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Fleets help push down CO2 figures

COMPANY car drivers enjoying cheaper tax bills by choosing models that emit less CO2 have helped push average emissions levels down.

Latest figures show the average new car sold in 2003 emitted 9.3% less CO2 than models registered in 1997.

Produced by the Society of Motor Manufacturers and Traders (SMMT) and based on data from every new car registered last year, the figures also show a 1.2% year-on-year drop from 174.2 g/km in 2002 to 172.1 g/km in 2003.

The third annual report, 'UK New Car Registrations by CO2 Performance', highlights how the carbon dioxide-based company car tax system has had an impact since its introduction in 2002. It notes a growth in sales of superminis, more diesel models and a growing demand for alternatively-fuelled vehicles.

SMMT chief executive Christopher Macgowan said: 'Fiscal measures have certainly helped focus buyers' attention on carbon dioxide emissions. 'However, as the latest SMMT data shows, market change is a gradual process. The incentives that drive the growth of cleaner vehicles must be transparent if buyers are to be confident in their decisions to buy greener, low carbon vehicles.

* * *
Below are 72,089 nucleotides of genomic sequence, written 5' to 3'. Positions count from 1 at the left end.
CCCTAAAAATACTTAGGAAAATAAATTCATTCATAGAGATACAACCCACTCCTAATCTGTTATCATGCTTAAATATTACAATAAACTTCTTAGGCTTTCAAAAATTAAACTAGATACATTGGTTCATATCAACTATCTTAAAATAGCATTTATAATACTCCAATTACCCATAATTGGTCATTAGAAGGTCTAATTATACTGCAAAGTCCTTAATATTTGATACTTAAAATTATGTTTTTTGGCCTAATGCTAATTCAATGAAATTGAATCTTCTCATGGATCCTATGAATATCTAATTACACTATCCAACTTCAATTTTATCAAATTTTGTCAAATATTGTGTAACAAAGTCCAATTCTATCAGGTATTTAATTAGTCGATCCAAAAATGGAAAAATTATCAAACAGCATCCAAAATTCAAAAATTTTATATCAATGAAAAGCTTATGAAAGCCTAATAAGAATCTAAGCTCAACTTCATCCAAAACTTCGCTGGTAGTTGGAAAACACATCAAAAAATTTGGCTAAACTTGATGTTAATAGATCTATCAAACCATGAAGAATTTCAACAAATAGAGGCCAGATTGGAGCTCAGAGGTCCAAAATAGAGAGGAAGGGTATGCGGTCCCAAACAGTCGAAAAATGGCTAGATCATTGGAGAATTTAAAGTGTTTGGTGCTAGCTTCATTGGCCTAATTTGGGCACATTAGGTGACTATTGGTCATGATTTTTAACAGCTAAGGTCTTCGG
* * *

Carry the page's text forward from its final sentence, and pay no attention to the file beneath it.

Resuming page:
'Stability was the theme of the Chancellor's March Budget, with a freeze on many CO2 based motoring taxes. Our common goal of lower CO2 emissions will be realised if that theme continues in the years to come.' Findings in 2003 include:

  • 34.2% of all newly registered cars emitted less than 151 g/km, falling within one of the lowest three VED bands, compared to 7.8% in 1997.
  • Diesel models and cars in the supermini segment accounted for 27.3 and 33.9% of the overall market respectively. In 1997, the figures were 16.2 and 26.5%.
  • 4,266 alternative fuelled cars were registered, 49.8% more than the 2,847 units reported in 2002.

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